Bullock wrote, produced, directed and co-starred in (opposite McConaughey who shared producing duties) "Making Sandwiches" (1997), a 40-minute short screened at the Sundance Film Festival. As executive producer of "Hope Floats" (1998), she proved she had an eye for the type of Everywoman role that had earned her kudos in the past. The film garnered generally favorable reviews and generated a respectable box office. Later that year, the actress lent her vocal talents to the character of Miriam in DreamWorks animated biblical tale "The Prince of Egypt" and co-starred with Nicole Kidman as sisters who use witchcraft to solve their romantic problems in "Practical Magic" (which she also co-executive produced). Bullock continued to prove her savvy by teaming with Ben Affleck in the romantic road movie "Forces of Nature" (1999).

While prior and subsequent producing efforts were successful, Bullock and co-star Liam Neeson couldn't save the awkward and unfunny crime comedy "Gun Shy" (2000). She returned to form later that year as a NYC writer and party girl sentenced to "28 Days" of rehab. Here the actress capably portrayed both the often hard-to-watch human weakness as well as humor of her addict character. She next impressed moviegoers (if not many critics) with a turn as a tomboyish streetwise FBI agent posing as a polished beauty queen in the romantic comedy "Miss Congeniality". Paired with Benjamin Bratt, Bullock further proved to be a delightful comedic actress, flaunting her character's newfound grace with the appropriate gracelessness—she revised the role for the 2005 sequel, "Miss Congeniality 2: Armed and Fabulous" (2005), this time posing as a Las Vegas showgirl. An active producer and actress, Bullock went forth into the new millennium with many projects on her plate, including strangely appropriate mentions for such iconic heroine roles as Wonder Woman and Lois Lane.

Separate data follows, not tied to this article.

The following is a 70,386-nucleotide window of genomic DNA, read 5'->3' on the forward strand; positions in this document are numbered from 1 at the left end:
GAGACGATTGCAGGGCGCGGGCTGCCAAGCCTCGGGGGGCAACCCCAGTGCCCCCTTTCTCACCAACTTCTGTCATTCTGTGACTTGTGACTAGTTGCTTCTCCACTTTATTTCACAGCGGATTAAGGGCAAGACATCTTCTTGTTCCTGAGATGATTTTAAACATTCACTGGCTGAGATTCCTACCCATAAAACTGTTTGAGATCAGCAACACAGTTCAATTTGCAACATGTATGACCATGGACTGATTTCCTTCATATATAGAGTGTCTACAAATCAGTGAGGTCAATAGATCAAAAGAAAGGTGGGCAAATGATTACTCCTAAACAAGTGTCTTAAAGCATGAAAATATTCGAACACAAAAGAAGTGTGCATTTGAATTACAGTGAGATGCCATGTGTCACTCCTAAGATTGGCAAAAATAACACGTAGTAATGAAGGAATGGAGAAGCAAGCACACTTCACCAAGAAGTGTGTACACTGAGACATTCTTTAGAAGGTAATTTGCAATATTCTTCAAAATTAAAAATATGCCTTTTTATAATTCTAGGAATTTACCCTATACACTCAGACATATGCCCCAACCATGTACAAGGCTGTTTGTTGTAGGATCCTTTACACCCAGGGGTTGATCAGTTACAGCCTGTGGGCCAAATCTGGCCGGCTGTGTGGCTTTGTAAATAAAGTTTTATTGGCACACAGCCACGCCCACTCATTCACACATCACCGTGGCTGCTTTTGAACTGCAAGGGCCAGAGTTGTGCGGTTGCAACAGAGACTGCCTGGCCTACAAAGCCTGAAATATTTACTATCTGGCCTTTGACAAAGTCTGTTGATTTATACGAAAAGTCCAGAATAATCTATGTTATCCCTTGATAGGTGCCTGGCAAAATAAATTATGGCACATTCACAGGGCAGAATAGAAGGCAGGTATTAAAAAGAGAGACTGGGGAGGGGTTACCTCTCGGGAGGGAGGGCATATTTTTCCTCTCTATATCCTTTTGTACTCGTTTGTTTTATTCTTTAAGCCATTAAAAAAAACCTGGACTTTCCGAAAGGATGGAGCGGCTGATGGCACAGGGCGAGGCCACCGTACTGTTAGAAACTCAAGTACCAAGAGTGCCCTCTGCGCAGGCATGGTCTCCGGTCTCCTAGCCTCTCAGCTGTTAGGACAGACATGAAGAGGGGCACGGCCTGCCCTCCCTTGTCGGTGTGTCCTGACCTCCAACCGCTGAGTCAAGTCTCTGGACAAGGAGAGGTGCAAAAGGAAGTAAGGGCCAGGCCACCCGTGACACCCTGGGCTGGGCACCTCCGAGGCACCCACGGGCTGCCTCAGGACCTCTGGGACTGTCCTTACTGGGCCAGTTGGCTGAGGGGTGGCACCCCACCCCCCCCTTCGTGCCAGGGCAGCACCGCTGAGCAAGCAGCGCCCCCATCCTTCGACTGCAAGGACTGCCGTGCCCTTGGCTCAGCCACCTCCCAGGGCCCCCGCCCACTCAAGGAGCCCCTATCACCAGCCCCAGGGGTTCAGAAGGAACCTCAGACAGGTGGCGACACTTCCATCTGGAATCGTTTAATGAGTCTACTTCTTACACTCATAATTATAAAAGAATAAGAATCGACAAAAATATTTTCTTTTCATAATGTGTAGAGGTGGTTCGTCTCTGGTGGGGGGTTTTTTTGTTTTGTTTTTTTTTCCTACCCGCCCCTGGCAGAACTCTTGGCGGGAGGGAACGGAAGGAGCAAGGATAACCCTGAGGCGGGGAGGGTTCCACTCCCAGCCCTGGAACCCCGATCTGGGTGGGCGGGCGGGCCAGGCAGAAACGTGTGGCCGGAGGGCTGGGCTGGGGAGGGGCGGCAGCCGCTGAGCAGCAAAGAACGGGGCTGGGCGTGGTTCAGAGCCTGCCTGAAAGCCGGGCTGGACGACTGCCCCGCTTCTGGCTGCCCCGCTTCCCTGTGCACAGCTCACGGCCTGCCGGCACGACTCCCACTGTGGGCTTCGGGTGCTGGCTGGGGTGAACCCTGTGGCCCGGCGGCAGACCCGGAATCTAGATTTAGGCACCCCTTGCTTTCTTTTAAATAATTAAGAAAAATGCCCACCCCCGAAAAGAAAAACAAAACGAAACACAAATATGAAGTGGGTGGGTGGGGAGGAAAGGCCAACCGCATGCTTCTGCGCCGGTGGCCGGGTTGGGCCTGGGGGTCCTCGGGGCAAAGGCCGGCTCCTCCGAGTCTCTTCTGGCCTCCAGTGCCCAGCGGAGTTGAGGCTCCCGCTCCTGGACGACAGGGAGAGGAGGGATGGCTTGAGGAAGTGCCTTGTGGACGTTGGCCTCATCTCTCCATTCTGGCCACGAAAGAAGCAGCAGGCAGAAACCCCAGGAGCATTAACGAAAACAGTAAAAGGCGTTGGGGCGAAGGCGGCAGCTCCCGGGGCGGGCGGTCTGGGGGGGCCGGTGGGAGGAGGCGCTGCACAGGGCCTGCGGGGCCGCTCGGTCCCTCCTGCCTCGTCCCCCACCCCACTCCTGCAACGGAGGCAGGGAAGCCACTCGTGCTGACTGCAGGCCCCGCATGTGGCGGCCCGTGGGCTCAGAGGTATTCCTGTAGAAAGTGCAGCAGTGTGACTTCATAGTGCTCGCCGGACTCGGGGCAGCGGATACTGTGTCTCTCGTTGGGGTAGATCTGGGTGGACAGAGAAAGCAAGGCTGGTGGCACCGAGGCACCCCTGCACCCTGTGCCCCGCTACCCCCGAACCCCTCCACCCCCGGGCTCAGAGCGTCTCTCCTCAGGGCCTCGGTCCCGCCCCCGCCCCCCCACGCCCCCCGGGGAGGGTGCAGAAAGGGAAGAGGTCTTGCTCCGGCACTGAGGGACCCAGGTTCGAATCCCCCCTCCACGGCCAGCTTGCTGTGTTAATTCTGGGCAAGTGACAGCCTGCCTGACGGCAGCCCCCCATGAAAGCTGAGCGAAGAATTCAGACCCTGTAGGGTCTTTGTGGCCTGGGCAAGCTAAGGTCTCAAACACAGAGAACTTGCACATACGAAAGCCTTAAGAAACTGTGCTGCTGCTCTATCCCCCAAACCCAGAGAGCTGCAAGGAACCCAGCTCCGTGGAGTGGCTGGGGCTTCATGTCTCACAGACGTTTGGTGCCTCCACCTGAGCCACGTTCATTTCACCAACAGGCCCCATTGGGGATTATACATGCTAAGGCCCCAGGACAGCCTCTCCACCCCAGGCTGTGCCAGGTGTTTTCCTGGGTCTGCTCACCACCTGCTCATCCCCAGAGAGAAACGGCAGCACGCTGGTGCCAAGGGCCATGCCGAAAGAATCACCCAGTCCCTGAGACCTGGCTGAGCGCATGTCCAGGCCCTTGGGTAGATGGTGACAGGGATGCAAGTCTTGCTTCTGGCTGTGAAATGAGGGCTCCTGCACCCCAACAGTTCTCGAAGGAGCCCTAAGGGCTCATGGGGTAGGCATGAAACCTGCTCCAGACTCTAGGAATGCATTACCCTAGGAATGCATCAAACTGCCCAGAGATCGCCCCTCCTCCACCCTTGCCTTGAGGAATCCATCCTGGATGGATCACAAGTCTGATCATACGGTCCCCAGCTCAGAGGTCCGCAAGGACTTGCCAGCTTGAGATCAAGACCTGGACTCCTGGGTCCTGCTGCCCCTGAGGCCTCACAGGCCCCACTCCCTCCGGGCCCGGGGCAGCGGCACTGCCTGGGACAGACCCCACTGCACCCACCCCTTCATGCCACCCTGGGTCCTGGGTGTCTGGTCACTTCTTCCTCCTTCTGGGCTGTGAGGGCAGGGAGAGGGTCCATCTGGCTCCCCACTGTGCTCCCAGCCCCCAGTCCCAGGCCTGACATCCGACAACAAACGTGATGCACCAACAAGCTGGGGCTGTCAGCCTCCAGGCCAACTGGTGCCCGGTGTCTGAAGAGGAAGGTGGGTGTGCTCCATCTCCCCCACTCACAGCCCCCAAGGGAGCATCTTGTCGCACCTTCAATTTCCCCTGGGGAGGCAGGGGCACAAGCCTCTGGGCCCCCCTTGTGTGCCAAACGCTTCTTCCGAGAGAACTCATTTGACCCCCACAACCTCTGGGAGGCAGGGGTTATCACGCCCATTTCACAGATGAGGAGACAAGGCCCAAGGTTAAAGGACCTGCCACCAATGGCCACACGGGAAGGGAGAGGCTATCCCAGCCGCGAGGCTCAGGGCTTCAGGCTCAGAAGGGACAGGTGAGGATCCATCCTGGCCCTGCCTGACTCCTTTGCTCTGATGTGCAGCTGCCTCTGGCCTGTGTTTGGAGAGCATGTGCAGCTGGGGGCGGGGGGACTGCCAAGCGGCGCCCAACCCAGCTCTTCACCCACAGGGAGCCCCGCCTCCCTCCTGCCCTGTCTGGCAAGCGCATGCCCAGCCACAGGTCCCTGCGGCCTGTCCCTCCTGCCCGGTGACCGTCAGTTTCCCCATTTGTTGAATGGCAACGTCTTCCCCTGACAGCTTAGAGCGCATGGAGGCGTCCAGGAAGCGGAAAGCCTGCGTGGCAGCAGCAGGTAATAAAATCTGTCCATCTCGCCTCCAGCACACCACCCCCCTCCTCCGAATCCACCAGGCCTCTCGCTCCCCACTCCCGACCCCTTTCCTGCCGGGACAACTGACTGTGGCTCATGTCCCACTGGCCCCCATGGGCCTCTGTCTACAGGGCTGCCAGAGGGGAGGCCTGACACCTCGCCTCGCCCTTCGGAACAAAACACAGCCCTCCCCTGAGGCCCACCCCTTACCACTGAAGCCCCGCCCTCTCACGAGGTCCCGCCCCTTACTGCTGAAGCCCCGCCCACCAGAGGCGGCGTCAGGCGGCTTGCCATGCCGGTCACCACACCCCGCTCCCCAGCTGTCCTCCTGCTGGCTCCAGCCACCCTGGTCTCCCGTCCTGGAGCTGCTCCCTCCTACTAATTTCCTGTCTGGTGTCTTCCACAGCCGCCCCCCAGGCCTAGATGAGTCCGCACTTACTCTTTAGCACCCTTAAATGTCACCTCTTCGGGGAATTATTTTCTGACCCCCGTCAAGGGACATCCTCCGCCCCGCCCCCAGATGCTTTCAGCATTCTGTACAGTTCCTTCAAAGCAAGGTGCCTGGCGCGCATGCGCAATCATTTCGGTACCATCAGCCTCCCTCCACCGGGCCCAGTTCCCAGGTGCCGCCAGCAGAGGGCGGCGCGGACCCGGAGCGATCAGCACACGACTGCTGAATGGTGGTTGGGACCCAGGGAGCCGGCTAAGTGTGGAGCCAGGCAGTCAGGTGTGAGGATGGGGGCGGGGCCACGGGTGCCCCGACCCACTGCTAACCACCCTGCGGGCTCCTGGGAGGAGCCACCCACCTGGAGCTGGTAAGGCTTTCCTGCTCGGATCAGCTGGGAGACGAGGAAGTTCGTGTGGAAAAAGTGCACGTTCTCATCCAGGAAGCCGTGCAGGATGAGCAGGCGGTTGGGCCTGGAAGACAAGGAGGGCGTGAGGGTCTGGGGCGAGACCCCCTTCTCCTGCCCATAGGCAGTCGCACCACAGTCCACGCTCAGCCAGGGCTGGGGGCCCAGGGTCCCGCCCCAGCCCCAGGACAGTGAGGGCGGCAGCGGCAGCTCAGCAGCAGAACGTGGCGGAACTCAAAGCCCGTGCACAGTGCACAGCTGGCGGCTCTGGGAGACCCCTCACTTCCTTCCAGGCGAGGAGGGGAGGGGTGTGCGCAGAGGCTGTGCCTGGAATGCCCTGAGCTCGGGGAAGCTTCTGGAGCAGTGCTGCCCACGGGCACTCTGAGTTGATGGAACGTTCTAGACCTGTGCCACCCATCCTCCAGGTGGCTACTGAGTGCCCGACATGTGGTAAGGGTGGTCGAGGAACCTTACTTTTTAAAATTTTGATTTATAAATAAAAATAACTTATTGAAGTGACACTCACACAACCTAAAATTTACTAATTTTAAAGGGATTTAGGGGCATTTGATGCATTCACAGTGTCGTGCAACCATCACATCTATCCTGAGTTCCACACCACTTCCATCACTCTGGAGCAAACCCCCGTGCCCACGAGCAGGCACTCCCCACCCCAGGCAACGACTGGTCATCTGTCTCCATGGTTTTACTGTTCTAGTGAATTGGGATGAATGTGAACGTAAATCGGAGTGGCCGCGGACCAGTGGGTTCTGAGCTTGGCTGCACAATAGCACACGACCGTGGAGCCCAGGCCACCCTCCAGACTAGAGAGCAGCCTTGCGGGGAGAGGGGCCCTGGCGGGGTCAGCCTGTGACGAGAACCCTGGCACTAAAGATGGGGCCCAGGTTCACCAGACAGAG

While she didn't play any superheroes, Bullock was very busy for the next few years taking on a variety of roles in rapid succession. In 2002, she starred as a homicide detective in "Murder by Numbers," and as a southern playwright in the film adaptation of "Divine Secrets of the Ya-Ya Sisterhood." She next went back to her romantic comedy roots, starring with Hugh Grant in the underwhelming "Two Weeks Notice" (2002), with the actress playing the aide-de-camp to a reckless mogul who doesn't appreciate the doting care she gives him. At this point in her career, Bullock was entering dangerous Doris Day territory, playing winsome, klutzy roles that were better suited for someone younger. However, her very brief turn in the racially charged, multi-plot drama "Crash" (2005) was a step in the right direction, with Bullock playing a middle aged white L.A. woman of privilege who, after a traumatic carjacking, angrily acts out on all of her worst prejudices and racial fears.

The actress then played To Kill a Mockingbird author Nelle Harper Lee opposite Toby Jones as Truman Capote in the biopic "Infamous" (lensed 2005)--not to be confused with 2005's "Capote" with Catherine Keener and Philip Seymour Hoffman in the same roles—as they become involved with convicted killer Perry Smith (Mark Ruffalo) in a film based on Gore Vidal's oral biography. Bullock next re-teamed with her "Speed" co-star Keanu Reeves for "The Lake House" (2006), as a doctor and an architecture school dropout who live in the same house two years apart and fall in love via letters they exchange through a mailbox that mysteriously bridges time. She was then set to star opposite Julian McMahon in the thriller "Premonition" (lensed 2006), which follows a housewife whose husband dies in a car crash only to reappear alive the next day.